I am sceptical that HS2 offers much benefit for the cost involved. If it was a high speed Mag Lev rather than Victorian technology I could get on board, but it is only marginally faster to get to an out of town station, meaning your point to point journey time will be longer than on the existing lines. It makes no sense to me.
With out of town HS2 stations, and journey times only 20 minutes faster, your total journey from A – B is not going to be any faster. In all likelihood journeys will actually take longer. So where is the benefit?
Maybe we should lead the world in developing & promoting driverless cars. Imagine a world where you don’t need to own a car because there will always be a driverless, Uber, Google or Apple car not far away, offering very low cost electric powered travel. If your journey was longer you could swap cars at changeover points. Multistorey car parks would be recharging stations for all these electric taxi vehicles.
Without the cost of a driver, journey costs would be much reduced. Car sharing options could also be managed by the Apps you book with if desired, saving journeys and costs even further. It may be some way off in the distance, but there is significant potential to transform transportation with driverless vehicles.
Injury and death would be vastly reduced compared to todays numbers. You wouldn’t have to worry about the recklessness of other drivers. Travel cost would be affordable for all. A 10 mile taxi journey would cost a couple of £ instead of £20+.
I suspect that there will soon be a city wide trial in San Francisco, Milton Keynes or somewhere whereby fossil fuel cars are banned and only driverless cars would be allowed. After a year they would be able to demonstrate lower accidents, emissions and risk. After they have proved that it would be rolled out across more towns and cities. In the fullness of time fossil fuel & self drive cars would be driven off the roads.
This would of course cause a massive disruption to the car manufacturing industry, but maybe it’s a price worth paying in the long term?
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We either need them to be properly smart, or we need to get rid of them.
I think we can all agree that the Matrix signs are too far apart & there are no where near enough safe areas. We also need to be confident that the traffic cameras are adequate to monitor every inch of the motorway, but that they are also being monitored every second of the day and night.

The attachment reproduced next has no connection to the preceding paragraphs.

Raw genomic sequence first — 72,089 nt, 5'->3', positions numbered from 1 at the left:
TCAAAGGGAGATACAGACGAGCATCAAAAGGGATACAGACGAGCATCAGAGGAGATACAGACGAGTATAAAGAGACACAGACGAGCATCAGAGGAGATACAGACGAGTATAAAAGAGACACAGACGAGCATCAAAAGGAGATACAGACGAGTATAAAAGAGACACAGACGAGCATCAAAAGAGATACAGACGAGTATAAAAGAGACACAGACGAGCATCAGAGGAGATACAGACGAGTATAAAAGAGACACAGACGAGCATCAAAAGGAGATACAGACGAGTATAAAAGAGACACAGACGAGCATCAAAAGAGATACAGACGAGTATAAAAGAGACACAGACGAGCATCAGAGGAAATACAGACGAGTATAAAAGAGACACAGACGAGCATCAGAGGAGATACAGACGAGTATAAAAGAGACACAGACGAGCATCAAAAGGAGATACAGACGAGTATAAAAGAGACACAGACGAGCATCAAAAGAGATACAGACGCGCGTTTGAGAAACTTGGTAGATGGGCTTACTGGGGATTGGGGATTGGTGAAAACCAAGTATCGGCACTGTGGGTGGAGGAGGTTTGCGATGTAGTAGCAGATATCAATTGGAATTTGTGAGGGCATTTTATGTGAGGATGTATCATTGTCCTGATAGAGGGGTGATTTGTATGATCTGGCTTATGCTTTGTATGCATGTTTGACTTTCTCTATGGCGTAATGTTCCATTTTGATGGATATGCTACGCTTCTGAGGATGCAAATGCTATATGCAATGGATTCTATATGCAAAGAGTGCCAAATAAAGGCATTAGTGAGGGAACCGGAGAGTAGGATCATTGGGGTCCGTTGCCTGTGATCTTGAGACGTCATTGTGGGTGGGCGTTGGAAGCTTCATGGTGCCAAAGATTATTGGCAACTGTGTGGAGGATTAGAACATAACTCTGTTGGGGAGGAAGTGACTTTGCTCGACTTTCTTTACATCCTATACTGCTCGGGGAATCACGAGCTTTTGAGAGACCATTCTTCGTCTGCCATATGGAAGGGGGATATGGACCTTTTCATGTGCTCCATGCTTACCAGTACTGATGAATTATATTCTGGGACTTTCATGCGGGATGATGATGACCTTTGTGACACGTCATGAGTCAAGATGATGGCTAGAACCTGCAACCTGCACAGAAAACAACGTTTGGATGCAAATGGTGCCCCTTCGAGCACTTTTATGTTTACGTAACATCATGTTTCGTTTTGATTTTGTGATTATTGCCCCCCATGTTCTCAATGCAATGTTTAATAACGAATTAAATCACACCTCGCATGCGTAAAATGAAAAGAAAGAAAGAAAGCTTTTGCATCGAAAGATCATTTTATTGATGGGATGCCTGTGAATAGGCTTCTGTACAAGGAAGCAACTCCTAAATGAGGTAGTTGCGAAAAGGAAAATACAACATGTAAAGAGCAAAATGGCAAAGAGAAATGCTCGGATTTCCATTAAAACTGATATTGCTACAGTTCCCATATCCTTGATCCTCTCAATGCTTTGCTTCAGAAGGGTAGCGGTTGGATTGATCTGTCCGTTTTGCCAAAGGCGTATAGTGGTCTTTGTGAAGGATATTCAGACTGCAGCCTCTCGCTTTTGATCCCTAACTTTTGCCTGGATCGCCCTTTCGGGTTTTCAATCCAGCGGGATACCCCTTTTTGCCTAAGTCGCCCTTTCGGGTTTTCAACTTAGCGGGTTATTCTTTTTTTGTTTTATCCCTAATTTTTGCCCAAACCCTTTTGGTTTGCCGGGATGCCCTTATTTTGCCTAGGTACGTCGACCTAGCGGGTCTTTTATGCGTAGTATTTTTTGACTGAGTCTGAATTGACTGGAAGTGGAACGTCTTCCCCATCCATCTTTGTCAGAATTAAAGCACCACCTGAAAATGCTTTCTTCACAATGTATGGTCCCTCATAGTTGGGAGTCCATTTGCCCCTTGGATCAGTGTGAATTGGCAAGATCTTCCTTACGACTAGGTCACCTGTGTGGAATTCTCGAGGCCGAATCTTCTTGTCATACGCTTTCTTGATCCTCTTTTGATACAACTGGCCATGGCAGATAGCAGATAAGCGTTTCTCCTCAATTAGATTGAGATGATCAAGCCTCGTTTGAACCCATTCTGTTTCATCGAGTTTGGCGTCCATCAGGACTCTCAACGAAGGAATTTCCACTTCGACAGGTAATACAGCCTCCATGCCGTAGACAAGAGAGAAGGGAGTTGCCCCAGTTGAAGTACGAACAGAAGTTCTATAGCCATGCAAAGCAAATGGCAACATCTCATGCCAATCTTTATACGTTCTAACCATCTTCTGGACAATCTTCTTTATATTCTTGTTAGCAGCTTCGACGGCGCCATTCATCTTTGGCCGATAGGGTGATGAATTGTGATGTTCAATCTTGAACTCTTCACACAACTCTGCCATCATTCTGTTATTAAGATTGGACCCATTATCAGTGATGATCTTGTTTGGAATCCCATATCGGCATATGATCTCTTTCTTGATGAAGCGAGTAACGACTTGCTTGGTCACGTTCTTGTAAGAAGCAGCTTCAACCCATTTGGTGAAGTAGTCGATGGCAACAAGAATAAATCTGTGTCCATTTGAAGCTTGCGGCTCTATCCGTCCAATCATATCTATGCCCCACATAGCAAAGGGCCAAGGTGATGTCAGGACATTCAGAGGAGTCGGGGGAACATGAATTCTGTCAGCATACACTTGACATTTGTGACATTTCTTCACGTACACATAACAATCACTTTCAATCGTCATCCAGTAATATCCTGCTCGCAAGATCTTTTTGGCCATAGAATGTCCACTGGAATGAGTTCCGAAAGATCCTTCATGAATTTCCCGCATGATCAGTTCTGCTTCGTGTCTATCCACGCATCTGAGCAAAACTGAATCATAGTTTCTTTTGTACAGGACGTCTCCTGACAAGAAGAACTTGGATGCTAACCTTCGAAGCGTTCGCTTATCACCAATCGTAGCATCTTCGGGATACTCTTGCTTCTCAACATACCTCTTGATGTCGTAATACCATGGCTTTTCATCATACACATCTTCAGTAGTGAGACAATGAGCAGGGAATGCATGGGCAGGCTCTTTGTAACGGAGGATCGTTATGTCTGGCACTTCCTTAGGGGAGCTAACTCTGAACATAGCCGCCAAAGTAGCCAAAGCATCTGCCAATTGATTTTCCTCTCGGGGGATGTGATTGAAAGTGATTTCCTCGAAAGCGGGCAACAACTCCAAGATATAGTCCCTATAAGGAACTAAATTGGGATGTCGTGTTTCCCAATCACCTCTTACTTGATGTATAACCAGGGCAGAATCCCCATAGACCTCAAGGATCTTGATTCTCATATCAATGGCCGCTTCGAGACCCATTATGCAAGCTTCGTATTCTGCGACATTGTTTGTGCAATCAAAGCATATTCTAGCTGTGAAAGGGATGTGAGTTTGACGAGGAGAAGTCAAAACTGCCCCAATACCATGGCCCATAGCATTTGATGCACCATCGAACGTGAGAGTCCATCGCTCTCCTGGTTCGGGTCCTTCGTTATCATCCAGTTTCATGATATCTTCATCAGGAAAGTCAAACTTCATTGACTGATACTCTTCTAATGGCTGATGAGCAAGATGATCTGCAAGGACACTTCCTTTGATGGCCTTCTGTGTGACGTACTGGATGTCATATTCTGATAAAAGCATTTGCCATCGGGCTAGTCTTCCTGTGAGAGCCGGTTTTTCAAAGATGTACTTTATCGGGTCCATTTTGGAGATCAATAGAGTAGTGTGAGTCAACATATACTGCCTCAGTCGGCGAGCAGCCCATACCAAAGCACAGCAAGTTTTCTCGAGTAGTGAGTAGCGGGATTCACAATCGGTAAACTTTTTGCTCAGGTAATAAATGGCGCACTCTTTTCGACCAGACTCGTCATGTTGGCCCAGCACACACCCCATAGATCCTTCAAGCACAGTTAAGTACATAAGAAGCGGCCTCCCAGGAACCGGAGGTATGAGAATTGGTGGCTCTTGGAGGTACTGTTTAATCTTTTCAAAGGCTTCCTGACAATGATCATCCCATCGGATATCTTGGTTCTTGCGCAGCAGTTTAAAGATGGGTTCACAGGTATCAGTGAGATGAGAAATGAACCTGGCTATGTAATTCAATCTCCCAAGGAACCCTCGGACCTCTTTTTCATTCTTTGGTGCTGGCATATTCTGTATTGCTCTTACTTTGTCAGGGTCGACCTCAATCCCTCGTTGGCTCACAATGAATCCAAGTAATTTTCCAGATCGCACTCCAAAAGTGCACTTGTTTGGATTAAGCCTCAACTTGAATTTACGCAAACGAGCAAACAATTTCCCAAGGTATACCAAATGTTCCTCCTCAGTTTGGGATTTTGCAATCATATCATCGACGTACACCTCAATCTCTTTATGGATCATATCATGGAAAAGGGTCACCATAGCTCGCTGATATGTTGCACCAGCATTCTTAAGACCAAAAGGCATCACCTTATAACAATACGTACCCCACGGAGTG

We need to know that the moment a car breaks down in the near side lane that the lane closure red X signs will be activated within seconds, not as we have seen in some instances 17 minutes. In the short term, we either need to close the left lane to traffic, or we need far more emergency laybys on ‘smart’ motorways. Currently up to 1.5 miles apart, we should insist that there is a safe space layby at least every 500 metres. In truth, we actually need a hard shoulder. They used to exist for a reason, public safety.
People generally don’t get to choose where they breakdown, it is out of their hands, thrust upon them unexpectedly. Breakdowns shouldn’t be punishable by death.
Being stationary in the left hand lane is a frightening experience. It is dangerous being stationary on the hard shoulder, but that risk is magnified greatly when you take that hard shoulder away. We have a duty of care to protect people from unnecessary dangers. I’m not talking about overreach and nanny state interference, I am talking about necessary protections for people thrust into a dangerous situation that they have no control over.
We need more signage so drivers know there is an obstruction and it needs to happen in real time, otherwise smart motorways are not viable.
It’s ironic that at the same time as we ask motorists to keep left to maximise the volume of traffic we can fit onto motorways, we also introduce a policy of random stationary vehicles in the inside lane. Why would anyone choose to use the left hand lane on a motorway when they know that it’s the most likely place to meet a broken down vehicle?